Click on the image to view larger
- On a great sunny day we were in Maun, the main city in Okavango Delta Botswana and we wanted to have a “mokoro safari”. So we got on board on an aluminum motor-boat to take us to the place. After a few minutes we arrived to this meeting point here, where everybody was switching boats and getting in wooden mokoros to start the safari.
Mokoro safaris are a popular way for tourists to visit the delta, much of which is in national parks, but the boats are still a practical means of transport for residents to move around the swamp. The boats are very vulnerable to attack by hippopotamus, which can overturn them with ease. Hippopotamus are reputed to have developed this behaviour after the use of mokoros and other boats for hunting.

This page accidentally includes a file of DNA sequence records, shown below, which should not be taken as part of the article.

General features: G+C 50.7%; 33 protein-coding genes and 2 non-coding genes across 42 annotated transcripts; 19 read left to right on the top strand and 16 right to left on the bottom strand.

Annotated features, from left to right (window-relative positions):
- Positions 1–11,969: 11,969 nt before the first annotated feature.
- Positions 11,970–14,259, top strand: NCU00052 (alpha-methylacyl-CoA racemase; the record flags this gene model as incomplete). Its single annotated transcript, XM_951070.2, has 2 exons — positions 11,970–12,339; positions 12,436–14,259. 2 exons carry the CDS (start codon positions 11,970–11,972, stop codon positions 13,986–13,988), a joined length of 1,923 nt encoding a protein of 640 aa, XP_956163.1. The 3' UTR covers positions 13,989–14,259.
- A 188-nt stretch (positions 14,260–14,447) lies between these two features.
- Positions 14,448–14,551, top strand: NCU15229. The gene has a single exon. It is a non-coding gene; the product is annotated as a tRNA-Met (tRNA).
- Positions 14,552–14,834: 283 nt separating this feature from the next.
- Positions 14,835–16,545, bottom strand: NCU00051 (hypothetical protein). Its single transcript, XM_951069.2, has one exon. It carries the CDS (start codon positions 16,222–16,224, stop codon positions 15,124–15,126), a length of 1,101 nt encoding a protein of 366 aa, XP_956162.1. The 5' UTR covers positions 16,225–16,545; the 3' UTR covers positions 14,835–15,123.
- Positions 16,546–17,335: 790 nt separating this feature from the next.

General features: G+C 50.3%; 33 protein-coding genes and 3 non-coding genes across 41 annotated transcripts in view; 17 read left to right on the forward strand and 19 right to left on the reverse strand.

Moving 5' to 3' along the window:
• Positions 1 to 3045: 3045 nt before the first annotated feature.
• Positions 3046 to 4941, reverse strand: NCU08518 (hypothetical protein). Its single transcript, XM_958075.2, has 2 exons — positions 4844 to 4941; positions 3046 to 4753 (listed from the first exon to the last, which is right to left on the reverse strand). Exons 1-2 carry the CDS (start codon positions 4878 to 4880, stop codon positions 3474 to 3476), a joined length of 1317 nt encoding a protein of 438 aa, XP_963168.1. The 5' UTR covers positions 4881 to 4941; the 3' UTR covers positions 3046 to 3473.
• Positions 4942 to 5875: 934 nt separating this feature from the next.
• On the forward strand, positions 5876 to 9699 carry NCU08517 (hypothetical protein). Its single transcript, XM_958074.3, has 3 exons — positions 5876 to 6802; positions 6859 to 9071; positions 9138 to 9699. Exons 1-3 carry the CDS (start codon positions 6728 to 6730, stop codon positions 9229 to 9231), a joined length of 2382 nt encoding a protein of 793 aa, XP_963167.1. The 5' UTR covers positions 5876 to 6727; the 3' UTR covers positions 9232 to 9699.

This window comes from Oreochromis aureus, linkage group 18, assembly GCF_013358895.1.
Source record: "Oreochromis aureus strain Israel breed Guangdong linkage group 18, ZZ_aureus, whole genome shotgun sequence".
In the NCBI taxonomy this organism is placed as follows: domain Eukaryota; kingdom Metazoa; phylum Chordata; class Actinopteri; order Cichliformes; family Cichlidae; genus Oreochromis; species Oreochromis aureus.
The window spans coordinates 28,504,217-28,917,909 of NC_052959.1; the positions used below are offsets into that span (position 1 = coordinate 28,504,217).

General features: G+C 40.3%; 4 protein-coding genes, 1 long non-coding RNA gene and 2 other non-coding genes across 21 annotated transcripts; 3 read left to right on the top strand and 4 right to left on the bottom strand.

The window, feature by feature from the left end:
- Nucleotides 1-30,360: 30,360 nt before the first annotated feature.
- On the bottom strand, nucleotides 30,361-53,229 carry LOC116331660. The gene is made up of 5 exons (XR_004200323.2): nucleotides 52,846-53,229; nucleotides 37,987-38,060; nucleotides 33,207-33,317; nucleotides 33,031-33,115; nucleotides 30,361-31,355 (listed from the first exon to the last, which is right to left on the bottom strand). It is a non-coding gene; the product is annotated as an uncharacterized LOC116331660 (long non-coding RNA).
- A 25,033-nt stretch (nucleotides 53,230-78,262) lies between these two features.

A mokoro is a type of canoe commonly used in the Okavango Delta, Botswana. It is propelled through the shallow waters of the delta by standing in the stern and pushing with a pole, in the same manner as punting. Mokoros are traditionally made by digging out the trunk of a large straight tree, such as an ebony tree or Kigelia tree. Modern mokoros, however, are increasingly made of fibre-glass.
Okavango Delta, Botswana, Africa
Nikon D40X, Nikkor 18-200 mm at 18 mm, 1/320 sec at f/ 8, ISO 200
© Konstantinos Arvanitopoulos Photography. All Rights Reserved.
Views 110 by April 16, 2014